It is important to note that laws concerning property varies between different councils and certainly different countries. These are some basic guides to garden law. You should always check with your local council before addressing any of these issues.
Guide to Garden Boundaries
Garden boundaries are usually shared between neighbours. The title deeds to your home will generally show a scale plan of the garden boundary. If the deeds do not specify the boundary, then in the case of walls and fences the law presumes that the owner on the fence side with protruding posts is responsible for repairs. However this is not necessarily always the case. If in doubt HM Land Registry can advise occupants about their property boundary.garden law, property boundary
Sometimes boundaries can move over periods of time and end up not following the line marked on the deeds.
Adverse possession, also known as ‘squatter’s rights’, exists in England, Ireland and Wales. If a boundary has been moved and the land has been in a neighbour’s possession for more than 12 years it becomes theirs.
Fences and walls
The upkeep of fences is not generally a shared cost even if the deeds state that the boundary is shared you cannot force your neighbour to do maintenance and repair. It is always advisable to enter friendly negotiation and offer to share the work and cost. Unless stated on the deeds there is no legal responsibility for owners to keep their boundaries in good repair. If in doubt, check the deeds to your house. The owners boundary line is marked with a `T` and a `H` mark shows that the boundary is shared.
When a hedge separates two gardens, growing along the boundary line it is the responsibility of both neighbours to keep it trimmed. If a hedge is within one neighbour`s boundary and is growing into the adjoining property, the neighbour has the right to trim the hedge but must return any trimmings to the owner, unless agreed otherwise.
A tree, hedge or shrub belongs to the owner of the land on which it grows, even if its branches or roots go over or under adjoining land. This includes the branches and the fruit of any tree or shrub and any fallen fruit or branches. Although falling leaves and fruit still belong to the owner of the tree, the owner is not required by law to remove any fallen debris. However, if falling leaves block a gutter, which results in water damage, the owner of the tree could be sued for damage.
You are not allowed to go onto your neighbours land or to lean over it to cut your tree, hedge or shrub.
Right to light
If the light in your garden has been blocked by a neighbour’s tree, you are unable to force them to do anything as there are no laws covering this. However if those trees are blocking light from a window in your house you can acquire the right to light with the help of your local council.
Weeds and pests
Invading weeds from a neighbours property can be a real source of annoyance and in many cases invasive weeds are not affected by legal obligations. A common solution is to sink a barrier along your boundary line preventing the weeds coming through onto your property. However if a neglected garden is becoming an increasing nuisance and presents a hazard to animals or environment an order under the Weeds Act of 1959 or the Wildlife and Countryside Act 1981 can be served by the Department of the Environment.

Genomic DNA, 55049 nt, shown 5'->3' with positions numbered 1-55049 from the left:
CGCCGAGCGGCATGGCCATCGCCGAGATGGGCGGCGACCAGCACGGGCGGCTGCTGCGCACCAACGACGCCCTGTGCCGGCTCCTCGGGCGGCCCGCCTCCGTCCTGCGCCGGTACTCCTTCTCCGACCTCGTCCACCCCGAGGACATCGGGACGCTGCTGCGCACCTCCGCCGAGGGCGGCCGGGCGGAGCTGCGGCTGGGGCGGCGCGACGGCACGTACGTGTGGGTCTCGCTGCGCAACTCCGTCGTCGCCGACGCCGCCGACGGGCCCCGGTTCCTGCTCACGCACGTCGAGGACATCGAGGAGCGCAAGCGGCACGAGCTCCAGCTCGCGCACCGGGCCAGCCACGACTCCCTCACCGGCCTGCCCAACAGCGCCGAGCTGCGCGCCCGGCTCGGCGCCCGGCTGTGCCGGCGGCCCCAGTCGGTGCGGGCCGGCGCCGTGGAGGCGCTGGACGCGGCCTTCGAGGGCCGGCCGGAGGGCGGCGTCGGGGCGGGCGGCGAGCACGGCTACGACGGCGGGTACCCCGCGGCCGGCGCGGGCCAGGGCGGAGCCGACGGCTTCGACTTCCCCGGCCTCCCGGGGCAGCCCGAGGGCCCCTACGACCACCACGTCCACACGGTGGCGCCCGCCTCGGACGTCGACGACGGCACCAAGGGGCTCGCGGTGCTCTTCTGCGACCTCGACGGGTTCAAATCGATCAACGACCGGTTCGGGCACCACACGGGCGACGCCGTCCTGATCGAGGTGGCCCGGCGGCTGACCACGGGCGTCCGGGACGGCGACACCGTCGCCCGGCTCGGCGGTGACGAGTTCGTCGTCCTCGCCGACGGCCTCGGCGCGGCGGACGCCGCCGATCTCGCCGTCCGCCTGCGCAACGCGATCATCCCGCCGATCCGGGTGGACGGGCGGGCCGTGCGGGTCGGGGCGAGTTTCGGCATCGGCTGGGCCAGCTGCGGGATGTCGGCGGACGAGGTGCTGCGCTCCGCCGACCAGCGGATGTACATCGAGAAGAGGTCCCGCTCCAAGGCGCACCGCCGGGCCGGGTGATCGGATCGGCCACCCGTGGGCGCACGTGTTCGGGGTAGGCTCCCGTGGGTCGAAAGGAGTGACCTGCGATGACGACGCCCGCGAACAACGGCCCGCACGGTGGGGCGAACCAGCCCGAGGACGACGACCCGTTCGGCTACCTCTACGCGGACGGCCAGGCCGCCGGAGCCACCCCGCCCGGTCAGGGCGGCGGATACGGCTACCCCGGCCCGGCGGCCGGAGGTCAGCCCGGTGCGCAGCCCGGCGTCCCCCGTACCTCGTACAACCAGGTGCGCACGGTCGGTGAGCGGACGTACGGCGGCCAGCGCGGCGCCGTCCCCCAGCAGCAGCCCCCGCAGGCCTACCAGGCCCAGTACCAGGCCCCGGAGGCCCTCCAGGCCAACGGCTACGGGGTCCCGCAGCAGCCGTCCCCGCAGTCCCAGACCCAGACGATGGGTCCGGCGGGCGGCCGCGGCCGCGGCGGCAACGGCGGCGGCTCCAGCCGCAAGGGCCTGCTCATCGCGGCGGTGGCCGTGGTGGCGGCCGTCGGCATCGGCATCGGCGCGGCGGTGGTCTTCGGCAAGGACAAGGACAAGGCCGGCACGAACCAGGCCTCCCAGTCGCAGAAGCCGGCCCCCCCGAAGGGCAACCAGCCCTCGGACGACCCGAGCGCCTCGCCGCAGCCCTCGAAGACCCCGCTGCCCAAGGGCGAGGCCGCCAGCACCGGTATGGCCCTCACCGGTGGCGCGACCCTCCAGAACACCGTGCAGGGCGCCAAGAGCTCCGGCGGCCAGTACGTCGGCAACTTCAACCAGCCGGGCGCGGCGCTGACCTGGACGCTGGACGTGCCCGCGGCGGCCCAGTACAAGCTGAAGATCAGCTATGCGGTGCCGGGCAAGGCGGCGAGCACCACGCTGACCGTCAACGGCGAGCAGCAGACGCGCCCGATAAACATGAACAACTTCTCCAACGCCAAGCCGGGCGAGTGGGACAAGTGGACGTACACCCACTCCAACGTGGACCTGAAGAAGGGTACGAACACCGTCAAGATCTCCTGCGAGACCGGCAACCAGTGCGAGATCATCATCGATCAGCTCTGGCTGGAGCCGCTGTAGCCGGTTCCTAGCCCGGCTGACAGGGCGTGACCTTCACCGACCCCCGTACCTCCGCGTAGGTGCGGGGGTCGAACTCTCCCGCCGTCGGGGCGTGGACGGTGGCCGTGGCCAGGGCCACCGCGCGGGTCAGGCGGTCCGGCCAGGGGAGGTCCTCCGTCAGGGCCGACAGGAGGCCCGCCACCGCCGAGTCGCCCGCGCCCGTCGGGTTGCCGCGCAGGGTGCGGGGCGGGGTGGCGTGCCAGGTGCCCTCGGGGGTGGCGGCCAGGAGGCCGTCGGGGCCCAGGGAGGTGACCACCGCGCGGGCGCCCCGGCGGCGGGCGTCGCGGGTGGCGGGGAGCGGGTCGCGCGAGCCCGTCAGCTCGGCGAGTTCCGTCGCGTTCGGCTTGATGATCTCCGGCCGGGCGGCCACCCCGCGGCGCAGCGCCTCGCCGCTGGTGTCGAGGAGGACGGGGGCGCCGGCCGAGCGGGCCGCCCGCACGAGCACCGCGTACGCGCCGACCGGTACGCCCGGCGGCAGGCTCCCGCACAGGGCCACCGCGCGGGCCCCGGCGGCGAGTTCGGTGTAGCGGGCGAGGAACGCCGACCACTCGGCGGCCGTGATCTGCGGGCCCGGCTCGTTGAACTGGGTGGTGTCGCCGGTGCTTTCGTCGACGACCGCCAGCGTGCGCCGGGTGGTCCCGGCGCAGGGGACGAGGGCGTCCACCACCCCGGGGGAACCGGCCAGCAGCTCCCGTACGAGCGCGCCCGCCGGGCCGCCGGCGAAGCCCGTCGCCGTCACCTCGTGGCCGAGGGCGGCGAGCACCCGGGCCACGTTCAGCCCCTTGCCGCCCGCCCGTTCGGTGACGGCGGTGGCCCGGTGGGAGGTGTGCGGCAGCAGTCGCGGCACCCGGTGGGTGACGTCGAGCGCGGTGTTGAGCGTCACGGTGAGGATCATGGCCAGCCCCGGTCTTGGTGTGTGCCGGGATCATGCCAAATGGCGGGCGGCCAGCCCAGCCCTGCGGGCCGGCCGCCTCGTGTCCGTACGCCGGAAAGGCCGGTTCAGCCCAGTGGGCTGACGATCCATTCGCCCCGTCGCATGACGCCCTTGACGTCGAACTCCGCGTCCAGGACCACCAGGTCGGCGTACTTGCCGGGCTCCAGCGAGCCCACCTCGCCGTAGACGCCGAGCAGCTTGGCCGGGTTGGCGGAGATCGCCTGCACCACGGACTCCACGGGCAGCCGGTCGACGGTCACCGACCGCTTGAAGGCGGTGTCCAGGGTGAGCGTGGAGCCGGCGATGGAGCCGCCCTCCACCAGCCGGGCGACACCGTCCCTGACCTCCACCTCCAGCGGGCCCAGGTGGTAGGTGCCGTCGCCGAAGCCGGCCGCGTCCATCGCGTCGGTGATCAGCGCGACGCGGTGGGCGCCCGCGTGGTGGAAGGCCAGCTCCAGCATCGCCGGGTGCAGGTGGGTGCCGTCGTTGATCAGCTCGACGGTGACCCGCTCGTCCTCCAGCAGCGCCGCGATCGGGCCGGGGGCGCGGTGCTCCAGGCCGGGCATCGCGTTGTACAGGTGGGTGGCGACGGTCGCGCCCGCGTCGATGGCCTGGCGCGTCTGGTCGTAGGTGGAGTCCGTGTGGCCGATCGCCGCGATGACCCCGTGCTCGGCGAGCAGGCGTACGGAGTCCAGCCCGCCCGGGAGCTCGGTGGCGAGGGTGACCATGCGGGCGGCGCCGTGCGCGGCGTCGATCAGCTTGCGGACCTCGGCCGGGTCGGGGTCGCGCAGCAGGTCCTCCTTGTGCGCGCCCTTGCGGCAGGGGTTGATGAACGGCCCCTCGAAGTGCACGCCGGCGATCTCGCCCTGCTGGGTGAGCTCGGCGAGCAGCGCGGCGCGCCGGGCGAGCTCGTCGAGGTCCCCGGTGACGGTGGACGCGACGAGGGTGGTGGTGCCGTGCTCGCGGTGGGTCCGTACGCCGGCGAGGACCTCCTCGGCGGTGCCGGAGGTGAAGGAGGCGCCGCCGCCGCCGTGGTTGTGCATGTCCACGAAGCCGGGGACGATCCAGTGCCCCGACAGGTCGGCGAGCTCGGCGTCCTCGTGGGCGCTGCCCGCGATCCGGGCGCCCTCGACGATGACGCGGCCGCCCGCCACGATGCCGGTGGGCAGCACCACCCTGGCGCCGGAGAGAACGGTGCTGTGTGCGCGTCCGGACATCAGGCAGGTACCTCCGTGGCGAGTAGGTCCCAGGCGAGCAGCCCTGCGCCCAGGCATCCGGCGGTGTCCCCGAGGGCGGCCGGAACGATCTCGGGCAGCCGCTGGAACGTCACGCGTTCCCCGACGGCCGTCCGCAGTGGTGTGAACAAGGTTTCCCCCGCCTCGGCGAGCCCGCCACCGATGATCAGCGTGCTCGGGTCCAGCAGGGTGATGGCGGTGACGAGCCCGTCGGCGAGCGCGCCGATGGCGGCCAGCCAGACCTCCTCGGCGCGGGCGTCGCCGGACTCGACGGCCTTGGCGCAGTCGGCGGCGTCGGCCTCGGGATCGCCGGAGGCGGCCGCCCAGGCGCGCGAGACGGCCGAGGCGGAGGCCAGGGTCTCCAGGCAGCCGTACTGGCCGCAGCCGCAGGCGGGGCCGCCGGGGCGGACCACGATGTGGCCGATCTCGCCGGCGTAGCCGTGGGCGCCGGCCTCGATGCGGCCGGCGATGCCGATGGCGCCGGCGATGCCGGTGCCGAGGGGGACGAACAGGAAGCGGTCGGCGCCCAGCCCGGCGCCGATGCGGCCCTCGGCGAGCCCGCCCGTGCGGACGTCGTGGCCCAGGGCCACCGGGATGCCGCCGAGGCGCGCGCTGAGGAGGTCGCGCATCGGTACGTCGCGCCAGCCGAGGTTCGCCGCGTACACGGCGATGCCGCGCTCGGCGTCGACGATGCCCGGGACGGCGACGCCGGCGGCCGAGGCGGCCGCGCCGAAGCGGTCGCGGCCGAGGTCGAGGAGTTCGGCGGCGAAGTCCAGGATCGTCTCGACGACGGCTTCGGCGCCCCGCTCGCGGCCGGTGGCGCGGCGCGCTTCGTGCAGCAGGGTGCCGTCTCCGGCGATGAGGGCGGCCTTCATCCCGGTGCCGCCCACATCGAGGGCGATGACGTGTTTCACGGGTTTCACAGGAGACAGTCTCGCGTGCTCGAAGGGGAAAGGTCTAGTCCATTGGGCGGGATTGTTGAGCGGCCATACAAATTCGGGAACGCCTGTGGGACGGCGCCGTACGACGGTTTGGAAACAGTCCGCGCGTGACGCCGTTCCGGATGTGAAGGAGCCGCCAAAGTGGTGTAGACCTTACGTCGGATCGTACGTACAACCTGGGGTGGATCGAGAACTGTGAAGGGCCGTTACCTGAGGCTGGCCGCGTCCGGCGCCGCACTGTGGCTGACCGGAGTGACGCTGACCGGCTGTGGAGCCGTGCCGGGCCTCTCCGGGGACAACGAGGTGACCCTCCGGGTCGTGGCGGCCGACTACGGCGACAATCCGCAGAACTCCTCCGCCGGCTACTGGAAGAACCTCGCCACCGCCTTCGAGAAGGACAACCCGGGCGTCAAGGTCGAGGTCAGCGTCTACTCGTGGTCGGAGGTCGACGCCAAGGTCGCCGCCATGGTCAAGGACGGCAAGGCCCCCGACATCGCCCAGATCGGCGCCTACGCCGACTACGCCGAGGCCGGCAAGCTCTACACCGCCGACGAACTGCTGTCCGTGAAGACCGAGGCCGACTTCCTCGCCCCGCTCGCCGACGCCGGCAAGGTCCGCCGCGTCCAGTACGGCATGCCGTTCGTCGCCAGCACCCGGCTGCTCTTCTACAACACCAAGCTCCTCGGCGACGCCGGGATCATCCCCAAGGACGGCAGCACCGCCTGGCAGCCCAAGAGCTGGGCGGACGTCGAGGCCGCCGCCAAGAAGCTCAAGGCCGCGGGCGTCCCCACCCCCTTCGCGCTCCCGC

Bonfires and incinerators
Each local council has its own guidelines to burning rubbish in the garden. However, Smoke from a bonfire or barbeque can be considered a nuisance and as such can be dealt with under the environmental protection act 1990. Your local Authority will only act if you can show that the nuisance is substantial.
The law allows property owners to take reasonable measures to protect their property from flooding. It requires that you use your property in a way that does not increase the risk of flooding to a neighbouring property. Waterside owners who own property near a natural watercourse or river have certain rights riparian rights which entitles a waterside landowner to take reasonable steps to protect his property from flooding.
You are entitled to put up good flood defences such as walls and embankments to safeguard your property, provided that you do not cause harm to other people’s property or land and your defences do not make flooding worse on your neighbour’s land.
Planning restrictions vary widely within different councils and particularly conservation areas. Before going ahead with any plans to build garden structures, including walls, garages, summer houses, gazebos, it is best to contact your local authority planning office to check if you need permission or not.
If you build without permission and break the rules you could be forced to take down the structure.
Structures such as a greenhouse or a small shed are generally classed as ‘permitted development’ and do not need permission.garden law, planning permission
Conservatories count as an extension and need permission. A wall or fence that is built to over 2m (6ft 6in) high must also have planning permission.
Boundaries can be built up to 2m if they are at the back of the garden or if the boundary is at the side, but if the boundary fronts a highway of any kind it must not exceed 1m.
Planning permission is required for any structure in the front garden with the exception of a porch in some cases. If a porch is within 2m of the front boundary, over 3m in height or more than 3m sq in floor area it will need planning permission.
In the rear garden, any structure that is less than 3m in height with a flat roof or 4m if it has a ridge roof, and takes up less that half the area of the garden and is 5m away from the house does not require planning.
It is best to call in a planning officer for any planned garden structure.
For more info about garden laws visit: www.gardenlaw.co.uk